Mobile dating apps popular among singles


Danielle Gray didn't meet her boyfriend Ray at a bar or through mutual friends, but on her phone via a free app called Tinder.

"I started to get addicted. I was like, oh no, what is happening?" said Gray. "Little did I know that I would basically meet someone who was basically the same person as me."

Gray's roommate, Lindsay Strongin, met the guy she's dating on Tinder.

"It seemed to mirror reality a little bit better than like a dating website, for example," said Strongin.

Los Angeles native and USC grad Justin Mateen co-founded Tinder just 14 months ago. He runs it out of his office in West Hollywood.

"It's addictive because, as humans, we have this innate need and desire to meet new people," said Mateen.

More advice from dating expert Julie Spira:

How does Tinder work? You pick pictures from your Facebook account and it uses GPS to tell you potential matches that are near you.

You swipe to the right if you're interested in the person and swipe to the left if you're not interested. If you both swipe right, you and your match can text message each other inside the app.

Tinder claims it facilitates 4 million new matches every day and its user base is growing 15 to 20 percent every week.

"The mobile phone today is actually an extension of us. It's really become the most intimate possession that we have. Meeting someone on Tinder is just like meeting someone in the coffee shop," said Mateen.

Cyber dating author and blogger Julie Spira says mobile dating is now a $200 million a year industry.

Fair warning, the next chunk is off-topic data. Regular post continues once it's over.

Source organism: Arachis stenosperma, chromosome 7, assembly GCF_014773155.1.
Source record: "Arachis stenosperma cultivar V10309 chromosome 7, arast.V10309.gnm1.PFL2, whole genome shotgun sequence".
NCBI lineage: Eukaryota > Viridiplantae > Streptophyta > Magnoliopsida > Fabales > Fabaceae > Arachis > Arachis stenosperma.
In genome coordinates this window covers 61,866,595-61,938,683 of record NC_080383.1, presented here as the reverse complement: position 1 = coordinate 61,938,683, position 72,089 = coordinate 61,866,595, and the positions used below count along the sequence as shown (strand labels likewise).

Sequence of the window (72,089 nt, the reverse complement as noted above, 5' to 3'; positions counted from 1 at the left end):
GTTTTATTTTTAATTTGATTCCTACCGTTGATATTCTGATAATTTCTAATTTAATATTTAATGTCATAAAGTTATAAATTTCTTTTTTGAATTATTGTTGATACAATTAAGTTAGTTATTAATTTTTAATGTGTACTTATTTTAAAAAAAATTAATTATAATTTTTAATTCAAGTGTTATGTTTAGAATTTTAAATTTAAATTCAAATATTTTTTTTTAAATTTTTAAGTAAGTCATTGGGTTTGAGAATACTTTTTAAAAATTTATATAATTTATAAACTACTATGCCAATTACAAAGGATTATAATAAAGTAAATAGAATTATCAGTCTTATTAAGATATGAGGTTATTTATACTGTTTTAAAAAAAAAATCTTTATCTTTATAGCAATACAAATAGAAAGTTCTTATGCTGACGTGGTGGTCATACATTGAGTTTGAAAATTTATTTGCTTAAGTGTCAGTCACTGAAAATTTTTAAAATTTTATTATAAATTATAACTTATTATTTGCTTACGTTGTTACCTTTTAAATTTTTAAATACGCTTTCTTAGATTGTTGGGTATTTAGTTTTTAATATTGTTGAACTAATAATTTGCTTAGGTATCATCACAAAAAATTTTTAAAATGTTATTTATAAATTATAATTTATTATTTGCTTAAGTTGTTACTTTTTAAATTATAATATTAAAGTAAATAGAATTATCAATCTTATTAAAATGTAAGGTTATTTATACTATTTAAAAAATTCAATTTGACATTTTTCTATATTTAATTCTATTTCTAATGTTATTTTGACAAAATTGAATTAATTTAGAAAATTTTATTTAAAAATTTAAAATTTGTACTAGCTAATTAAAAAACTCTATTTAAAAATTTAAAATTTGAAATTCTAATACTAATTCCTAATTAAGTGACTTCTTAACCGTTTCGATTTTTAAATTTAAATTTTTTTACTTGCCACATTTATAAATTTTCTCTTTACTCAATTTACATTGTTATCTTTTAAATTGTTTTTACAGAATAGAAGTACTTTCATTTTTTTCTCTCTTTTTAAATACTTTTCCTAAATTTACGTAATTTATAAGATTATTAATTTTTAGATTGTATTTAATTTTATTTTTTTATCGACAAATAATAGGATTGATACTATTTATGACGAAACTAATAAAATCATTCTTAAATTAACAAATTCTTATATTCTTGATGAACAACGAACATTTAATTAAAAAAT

"In the old days, people associate online dating with people that didn't have the social skills to go out and socialize in public and get fixed up. Not anymore," said Spira. "We're doing so much on our phones, there's no reason not to find love the same way."

Traditional online dating sites like eHarmony,, JDate, and OkCupid, all now have mobile apps that tend to include personality questionnaires.

Grindr uses GPS to connect gay men. It claims to have millions of users who've sent more than a billion messages.

If you prefer not meeting someone by yourself, Grouper sets up group dates where three friends meet three new friends.

Coffee Meets Bagel provides you one match every day at noon. Then you have 24 hours to decide whether to accept or pass.

"There's not one size that fits all. There's something for everyone," said Spira.

I asked Tinder's CMO about criticism that all this is a little too superficial.

"I would say Tinder is extremely honest. It's a very accurate reflection of how humans interact," said Mateen.

It may not be for everyone but it's clearly working for Gray and her boyfriend.

"It's basically human nature. I don't think there's anything wrong with it," said Gray.

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